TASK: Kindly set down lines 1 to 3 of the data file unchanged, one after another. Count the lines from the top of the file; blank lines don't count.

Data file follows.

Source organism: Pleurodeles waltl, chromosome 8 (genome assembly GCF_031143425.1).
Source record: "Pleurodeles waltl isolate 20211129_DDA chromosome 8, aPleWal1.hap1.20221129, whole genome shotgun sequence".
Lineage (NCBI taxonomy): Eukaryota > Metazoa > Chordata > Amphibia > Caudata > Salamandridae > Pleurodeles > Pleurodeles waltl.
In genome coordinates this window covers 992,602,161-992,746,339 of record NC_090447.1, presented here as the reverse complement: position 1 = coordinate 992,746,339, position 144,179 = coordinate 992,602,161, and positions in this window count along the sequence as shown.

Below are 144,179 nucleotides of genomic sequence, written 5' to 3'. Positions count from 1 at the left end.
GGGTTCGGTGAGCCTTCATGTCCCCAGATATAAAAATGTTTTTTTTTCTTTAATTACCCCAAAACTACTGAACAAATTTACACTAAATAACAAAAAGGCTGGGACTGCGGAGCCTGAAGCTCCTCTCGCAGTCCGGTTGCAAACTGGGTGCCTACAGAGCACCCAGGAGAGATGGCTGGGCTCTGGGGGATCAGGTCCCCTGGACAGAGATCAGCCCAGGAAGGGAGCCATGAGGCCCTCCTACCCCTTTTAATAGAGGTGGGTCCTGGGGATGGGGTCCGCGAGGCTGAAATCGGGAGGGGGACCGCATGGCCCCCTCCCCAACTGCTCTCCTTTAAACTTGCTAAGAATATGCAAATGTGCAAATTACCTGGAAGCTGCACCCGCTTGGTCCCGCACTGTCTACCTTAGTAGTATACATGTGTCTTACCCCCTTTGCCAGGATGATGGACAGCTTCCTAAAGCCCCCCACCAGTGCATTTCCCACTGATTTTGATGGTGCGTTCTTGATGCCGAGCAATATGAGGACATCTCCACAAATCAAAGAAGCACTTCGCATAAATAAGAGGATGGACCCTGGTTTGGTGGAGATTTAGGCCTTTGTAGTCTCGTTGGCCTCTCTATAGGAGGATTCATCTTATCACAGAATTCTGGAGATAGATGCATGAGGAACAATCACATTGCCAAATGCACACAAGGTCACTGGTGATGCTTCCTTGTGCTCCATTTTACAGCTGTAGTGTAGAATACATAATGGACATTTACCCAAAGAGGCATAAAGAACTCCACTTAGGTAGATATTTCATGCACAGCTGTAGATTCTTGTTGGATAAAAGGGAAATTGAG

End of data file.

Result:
Source organism: Pleurodeles waltl, chromosome 8 (genome assembly GCF_031143425.1).
Source record: "Pleurodeles waltl isolate 20211129_DDA chromosome 8, aPleWal1.hap1.20221129, whole genome shotgun sequence".
Lineage (NCBI taxonomy): Eukaryota > Metazoa > Chordata > Amphibia > Caudata > Salamandridae > Pleurodeles > Pleurodeles waltl.